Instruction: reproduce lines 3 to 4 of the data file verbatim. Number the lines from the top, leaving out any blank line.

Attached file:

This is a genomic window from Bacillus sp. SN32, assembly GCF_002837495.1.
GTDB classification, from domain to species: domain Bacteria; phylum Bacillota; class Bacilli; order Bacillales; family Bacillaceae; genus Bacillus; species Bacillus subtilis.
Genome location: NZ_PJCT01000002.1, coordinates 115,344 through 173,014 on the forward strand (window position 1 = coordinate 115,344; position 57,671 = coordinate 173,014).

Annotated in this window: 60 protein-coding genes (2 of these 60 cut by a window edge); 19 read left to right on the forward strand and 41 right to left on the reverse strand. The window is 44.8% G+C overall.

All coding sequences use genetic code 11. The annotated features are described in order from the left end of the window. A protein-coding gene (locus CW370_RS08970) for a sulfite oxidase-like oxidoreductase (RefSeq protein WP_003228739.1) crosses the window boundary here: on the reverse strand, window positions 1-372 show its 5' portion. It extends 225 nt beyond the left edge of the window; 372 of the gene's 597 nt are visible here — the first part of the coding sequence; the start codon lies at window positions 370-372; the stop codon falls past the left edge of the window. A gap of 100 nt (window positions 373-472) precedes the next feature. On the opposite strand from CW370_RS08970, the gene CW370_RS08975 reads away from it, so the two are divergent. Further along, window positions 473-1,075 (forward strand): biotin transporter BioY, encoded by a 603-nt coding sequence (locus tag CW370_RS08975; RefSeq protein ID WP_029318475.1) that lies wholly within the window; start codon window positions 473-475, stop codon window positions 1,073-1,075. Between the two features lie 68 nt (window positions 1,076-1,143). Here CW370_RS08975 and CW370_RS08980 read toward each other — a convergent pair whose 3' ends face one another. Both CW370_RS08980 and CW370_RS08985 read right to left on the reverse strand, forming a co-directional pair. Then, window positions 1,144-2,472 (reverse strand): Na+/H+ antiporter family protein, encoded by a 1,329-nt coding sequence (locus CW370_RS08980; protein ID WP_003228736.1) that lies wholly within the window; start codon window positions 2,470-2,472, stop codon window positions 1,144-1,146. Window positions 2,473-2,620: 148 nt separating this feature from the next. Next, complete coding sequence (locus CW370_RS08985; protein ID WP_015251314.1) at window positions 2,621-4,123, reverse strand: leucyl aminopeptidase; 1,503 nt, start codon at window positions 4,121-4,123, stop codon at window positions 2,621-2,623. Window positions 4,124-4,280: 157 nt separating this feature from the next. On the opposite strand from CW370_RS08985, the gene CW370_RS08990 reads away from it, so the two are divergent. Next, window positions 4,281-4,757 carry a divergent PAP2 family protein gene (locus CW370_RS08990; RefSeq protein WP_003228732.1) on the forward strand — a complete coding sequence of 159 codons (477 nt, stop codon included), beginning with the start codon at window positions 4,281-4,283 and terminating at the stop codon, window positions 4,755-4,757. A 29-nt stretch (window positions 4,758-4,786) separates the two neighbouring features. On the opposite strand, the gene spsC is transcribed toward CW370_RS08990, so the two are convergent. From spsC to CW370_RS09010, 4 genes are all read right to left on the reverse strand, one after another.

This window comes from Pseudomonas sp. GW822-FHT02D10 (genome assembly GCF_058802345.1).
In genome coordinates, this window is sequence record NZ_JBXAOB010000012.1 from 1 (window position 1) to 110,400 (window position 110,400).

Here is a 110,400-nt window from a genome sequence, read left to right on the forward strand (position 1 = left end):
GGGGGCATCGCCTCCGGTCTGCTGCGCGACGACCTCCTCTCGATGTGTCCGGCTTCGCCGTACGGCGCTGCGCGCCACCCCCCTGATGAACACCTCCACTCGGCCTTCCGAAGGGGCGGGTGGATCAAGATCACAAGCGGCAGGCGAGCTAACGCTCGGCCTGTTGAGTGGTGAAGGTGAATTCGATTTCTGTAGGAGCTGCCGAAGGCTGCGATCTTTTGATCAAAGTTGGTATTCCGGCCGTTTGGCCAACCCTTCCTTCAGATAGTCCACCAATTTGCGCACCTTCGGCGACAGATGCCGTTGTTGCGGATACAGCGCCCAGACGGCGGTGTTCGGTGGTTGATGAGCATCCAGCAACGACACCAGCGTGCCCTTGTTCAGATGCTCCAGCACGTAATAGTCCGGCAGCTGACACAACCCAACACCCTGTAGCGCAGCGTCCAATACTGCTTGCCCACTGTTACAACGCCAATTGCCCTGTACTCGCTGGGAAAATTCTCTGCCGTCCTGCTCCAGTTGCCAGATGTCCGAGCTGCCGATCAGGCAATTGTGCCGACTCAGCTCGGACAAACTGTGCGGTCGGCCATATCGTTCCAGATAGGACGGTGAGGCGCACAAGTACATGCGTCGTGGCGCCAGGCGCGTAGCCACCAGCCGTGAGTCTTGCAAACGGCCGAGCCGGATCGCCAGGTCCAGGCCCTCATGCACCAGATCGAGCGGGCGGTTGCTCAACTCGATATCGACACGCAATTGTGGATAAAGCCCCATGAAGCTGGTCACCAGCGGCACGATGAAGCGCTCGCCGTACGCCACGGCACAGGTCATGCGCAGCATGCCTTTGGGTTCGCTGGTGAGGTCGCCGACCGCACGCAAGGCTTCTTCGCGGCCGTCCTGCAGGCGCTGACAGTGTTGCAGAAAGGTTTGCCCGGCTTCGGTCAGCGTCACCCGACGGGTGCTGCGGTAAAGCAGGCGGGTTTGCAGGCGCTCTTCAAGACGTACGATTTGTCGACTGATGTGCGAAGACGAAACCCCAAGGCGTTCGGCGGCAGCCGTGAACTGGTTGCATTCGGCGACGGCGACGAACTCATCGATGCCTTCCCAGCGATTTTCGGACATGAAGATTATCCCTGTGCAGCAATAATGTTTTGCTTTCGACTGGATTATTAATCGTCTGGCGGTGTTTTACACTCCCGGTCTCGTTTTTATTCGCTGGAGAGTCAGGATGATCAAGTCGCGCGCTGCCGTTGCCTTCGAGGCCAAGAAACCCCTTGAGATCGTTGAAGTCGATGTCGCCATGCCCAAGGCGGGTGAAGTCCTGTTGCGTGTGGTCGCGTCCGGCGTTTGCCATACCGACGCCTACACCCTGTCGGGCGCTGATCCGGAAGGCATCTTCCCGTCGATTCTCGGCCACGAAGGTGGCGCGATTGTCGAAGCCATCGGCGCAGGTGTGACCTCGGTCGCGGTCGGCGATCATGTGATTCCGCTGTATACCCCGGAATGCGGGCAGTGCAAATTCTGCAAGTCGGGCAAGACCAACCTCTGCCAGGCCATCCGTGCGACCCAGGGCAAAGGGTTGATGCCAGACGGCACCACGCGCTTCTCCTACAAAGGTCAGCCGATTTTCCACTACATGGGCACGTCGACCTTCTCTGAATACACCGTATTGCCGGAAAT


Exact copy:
Genome location: NZ_PJCT01000002.1, coordinates 115,344 through 173,014 on the forward strand (window position 1 = coordinate 115,344; position 57,671 = coordinate 173,014).

Annotated in this window: 60 protein-coding genes (2 of these 60 cut by a window edge); 19 read left to right on the forward strand and 41 right to left on the reverse strand. The window is 44.8% G+C overall.